Other Worlds Austin Interview: 'Apt 3D' Filmmakers/Stars


Zack Imbrogno and Maxxe Sternbaum

The Other Worlds Austin SciFi Film Festival closed out its inaugural event with the world premiere of Apt 3D, a psychological thriller set in New York in the dead of winter. Newly transplanted couple Erin (Maxxe Sternbaum) and Ben (Zack Imbrogno) struggle with new confining environs, unsure of what is imaginary and what may be real -- and whether their neighbors are the source of the enigma.

Battling fears and their own concerns they might be imagining things, the couple's relationship starts to fracture. However, as they look further into what happened to Ben's sister, the apartment's previous resident, they begin to wonder if the other residents of this complex might have it out for them.

I met with the lead actors the day after the screening to talk about Apt 3D -- in addition to starring in this film, Imbrogno wrote and co-directed and Sternbaum edited. They spoke about the writing process as well as the challenges of making their first feature film, as well as how the film reflected their own time in New York City.

Slackerwood: Can you talk about the writing process for Apt 3D?

Zack Imbrogno: This film came about as another film was falling out of development that we had. Jordan [co-writer Jordan Lewis] -- who plays Chris in the film -- and I had sort of been developing bigger high-profile scripts that we thought "Hey! We'll just go out there and find money for." As that came to pass, we shifted money into a larger project that was helmed by someone else -- Zach Wigon's The Heart Machine, which went to SXSW this year.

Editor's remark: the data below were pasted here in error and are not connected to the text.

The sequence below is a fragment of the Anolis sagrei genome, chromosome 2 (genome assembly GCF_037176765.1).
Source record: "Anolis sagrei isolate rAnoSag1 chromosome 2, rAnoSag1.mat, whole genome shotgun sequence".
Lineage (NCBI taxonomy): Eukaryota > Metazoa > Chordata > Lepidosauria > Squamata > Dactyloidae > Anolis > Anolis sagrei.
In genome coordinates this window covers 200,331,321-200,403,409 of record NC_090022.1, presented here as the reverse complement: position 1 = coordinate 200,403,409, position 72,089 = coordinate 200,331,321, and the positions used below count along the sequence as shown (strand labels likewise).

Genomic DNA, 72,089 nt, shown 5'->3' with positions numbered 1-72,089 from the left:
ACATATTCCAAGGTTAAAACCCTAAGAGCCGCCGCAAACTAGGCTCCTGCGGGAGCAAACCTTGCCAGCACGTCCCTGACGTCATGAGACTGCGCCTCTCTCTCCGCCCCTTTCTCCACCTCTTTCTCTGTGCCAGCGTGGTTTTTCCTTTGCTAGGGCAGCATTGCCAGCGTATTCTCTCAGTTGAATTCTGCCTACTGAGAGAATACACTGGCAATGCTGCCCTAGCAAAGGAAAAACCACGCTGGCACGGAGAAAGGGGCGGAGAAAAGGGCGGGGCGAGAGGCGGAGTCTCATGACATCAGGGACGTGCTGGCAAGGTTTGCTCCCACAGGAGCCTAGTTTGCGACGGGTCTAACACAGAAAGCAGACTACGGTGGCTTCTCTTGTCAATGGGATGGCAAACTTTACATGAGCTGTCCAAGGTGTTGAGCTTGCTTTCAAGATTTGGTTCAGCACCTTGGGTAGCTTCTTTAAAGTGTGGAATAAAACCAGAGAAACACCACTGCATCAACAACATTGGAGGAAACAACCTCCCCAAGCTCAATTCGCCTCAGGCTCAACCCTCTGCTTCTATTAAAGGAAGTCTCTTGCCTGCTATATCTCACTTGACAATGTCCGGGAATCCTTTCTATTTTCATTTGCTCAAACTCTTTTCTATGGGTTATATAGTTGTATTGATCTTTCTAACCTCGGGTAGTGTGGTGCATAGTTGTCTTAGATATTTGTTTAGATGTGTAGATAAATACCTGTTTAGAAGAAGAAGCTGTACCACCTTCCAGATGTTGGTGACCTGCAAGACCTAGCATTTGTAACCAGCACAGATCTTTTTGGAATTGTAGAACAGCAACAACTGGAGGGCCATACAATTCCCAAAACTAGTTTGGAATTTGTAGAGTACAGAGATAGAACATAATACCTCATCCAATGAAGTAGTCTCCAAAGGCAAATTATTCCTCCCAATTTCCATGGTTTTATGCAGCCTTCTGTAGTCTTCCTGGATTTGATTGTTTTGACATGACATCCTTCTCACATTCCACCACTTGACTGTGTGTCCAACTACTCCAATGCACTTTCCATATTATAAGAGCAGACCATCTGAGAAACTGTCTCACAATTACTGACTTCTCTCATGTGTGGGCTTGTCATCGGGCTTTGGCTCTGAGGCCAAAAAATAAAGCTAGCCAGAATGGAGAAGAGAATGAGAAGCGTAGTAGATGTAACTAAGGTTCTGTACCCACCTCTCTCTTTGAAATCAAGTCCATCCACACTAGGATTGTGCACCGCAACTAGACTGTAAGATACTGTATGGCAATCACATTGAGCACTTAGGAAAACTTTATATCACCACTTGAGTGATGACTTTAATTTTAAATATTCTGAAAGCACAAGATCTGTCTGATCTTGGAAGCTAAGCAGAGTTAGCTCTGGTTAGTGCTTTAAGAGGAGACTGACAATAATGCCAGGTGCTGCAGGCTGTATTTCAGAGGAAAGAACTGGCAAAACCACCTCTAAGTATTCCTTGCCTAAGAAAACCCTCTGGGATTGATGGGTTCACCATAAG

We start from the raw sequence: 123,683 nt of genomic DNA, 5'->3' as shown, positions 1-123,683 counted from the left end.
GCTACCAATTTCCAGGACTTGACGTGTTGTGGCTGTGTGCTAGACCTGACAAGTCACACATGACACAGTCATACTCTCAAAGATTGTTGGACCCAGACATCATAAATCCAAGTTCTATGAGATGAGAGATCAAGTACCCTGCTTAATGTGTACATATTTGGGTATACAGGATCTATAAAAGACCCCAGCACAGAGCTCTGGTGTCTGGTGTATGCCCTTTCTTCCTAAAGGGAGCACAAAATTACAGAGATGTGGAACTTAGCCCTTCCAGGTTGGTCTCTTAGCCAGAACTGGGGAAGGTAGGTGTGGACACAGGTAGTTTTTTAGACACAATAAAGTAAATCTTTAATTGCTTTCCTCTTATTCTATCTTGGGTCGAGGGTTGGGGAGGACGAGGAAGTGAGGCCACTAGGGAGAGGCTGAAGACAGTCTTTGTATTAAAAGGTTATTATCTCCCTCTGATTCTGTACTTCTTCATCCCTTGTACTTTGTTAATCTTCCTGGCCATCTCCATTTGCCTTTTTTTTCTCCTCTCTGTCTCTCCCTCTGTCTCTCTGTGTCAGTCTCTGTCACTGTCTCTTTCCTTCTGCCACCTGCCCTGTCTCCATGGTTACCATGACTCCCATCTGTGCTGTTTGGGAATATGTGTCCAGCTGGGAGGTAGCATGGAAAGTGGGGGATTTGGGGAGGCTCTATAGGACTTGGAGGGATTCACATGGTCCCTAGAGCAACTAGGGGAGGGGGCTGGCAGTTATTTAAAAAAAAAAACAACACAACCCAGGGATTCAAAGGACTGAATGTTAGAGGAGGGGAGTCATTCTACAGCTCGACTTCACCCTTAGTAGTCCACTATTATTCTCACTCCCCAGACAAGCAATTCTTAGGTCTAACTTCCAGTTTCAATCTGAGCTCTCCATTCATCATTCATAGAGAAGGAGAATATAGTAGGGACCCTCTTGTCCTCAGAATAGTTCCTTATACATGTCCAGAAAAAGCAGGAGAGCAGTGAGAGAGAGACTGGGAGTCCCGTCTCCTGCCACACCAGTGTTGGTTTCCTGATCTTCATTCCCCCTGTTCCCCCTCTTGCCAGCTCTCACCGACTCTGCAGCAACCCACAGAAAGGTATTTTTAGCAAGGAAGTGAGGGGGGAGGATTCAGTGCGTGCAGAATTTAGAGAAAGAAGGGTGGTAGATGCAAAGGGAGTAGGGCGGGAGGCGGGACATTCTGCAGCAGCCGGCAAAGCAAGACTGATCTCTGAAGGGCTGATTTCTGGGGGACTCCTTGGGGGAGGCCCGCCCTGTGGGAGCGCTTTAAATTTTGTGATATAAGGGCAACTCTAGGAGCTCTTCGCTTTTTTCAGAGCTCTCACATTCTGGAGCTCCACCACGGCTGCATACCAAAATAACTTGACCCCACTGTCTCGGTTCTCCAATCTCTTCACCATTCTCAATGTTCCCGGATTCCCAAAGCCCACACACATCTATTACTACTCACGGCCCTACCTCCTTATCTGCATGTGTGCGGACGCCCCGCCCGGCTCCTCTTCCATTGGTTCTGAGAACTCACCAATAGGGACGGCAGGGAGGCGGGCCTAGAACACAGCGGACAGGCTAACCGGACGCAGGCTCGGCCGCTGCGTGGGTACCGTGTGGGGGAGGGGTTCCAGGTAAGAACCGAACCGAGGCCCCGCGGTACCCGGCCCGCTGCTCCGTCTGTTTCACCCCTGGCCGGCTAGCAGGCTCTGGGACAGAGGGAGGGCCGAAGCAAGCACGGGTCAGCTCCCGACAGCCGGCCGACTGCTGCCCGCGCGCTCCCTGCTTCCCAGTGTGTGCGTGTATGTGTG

We still wanted to do something of our own, so we looked around at some of the resources that we had. We were kind of the nerds in a small Southern town in Georgia, and sort of grew up on The X-Files. We made Godzilla movies at age 6, so we knew something was there. Actually living down at the seaport at the time which was already a very quiet and shadowy part of Manhattan.

After Hurricane Sandy came and wiped out the area while we were in pre-production, it became even more so the case. Definitely living in an apartment building where you are hearing all sorts of mysterious sounds all the time if you are someone who already has a bit of imagination, that's another thing that you can take. So a lot of the different elements which intersect in the film came out very organically.

Our challenge was finding a way to meld these different kinds of tensions into a throughline. Different kinds of ideas and experiences that you could fit into one little apartment -- it was sort of a claustrophobic process of writing the script because you want it to be creative as you can but you have these limitations, yet that pushes your creativity even further.

Still Photo from Apt 3D

For a city that’s so large, New York City is a bit insular, which you demonstrated in Apt 3D.

Sternbaum: Especially in the winter. Even if you do have somebody you know, or friends -- if they live more than a block or two away from you, it’s a journey in the middle of winter, especially if you don’t want to pay for a cab. In our neighborhood it was kind of hard to find cabs. We had to walk a couple blocks -- I mean like, ten.